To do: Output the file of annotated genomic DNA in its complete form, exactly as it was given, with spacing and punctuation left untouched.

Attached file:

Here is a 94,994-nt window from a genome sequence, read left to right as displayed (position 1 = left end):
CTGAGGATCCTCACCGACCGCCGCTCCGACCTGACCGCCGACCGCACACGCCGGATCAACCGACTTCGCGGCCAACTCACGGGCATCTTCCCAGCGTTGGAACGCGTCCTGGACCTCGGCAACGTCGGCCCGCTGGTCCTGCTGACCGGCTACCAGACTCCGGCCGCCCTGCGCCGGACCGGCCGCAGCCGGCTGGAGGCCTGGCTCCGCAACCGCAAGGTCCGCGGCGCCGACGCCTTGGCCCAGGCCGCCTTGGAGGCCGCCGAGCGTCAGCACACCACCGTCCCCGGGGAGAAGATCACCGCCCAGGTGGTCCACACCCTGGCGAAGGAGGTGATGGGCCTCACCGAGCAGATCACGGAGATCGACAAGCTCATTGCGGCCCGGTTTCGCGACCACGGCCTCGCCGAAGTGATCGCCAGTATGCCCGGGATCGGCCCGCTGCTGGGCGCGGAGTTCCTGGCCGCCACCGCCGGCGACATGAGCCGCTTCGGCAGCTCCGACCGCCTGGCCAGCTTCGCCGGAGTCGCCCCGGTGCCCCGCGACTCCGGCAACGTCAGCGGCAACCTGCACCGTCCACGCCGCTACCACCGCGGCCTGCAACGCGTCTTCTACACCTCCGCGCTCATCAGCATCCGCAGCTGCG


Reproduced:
Here is a 94,994-nt window from a genome sequence, read left to right as displayed (position 1 = left end):
CTGAGGATCCTCACCGACCGCCGCTCCGACCTGACCGCCGACCGCACACGCCGGATCAACCGACTTCGCGGCCAACTCACGGGCATCTTCCCAGCGTTGGAACGCGTCCTGGACCTCGGCAACGTCGGCCCGCTGGTCCTGCTGACCGGCTACCAGACTCCGGCCGCCCTGCGCCGGACCGGCCGCAGCCGGCTGGAGGCCTGGCTCCGCAACCGCAAGGTCCGCGGCGCCGACGCCTTGGCCCAGGCCGCCTTGGAGGCCGCCGAGCGTCAGCACACCACCGTCCCCGGGGAGAAGATCACCGCCCAGGTGGTCCACACCCTGGCGAAGGAGGTGATGGGCCTCACCGAGCAGATCACGGAGATCGACAAGCTCATTGCGGCCCGGTTTCGCGACCACGGCCTCGCCGAAGTGATCGCCAGTATGCCCGGGATCGGCCCGCTGCTGGGCGCGGAGTTCCTGGCCGCCACCGCCGGCGACATGAGCCGCTTCGGCAGCTCCGACCGCCTGGCCAGCTTCGCCGGAGTCGCCCCGGTGCCCCGCGACTCCGGCAACGTCAGCGGCAACCTGCACCGTCCACGCCGCTACCACCGCGGCCTGCAACGCGTCTTCTACACCTCCGCGCTCATCAGCATCCGCAGCTGCG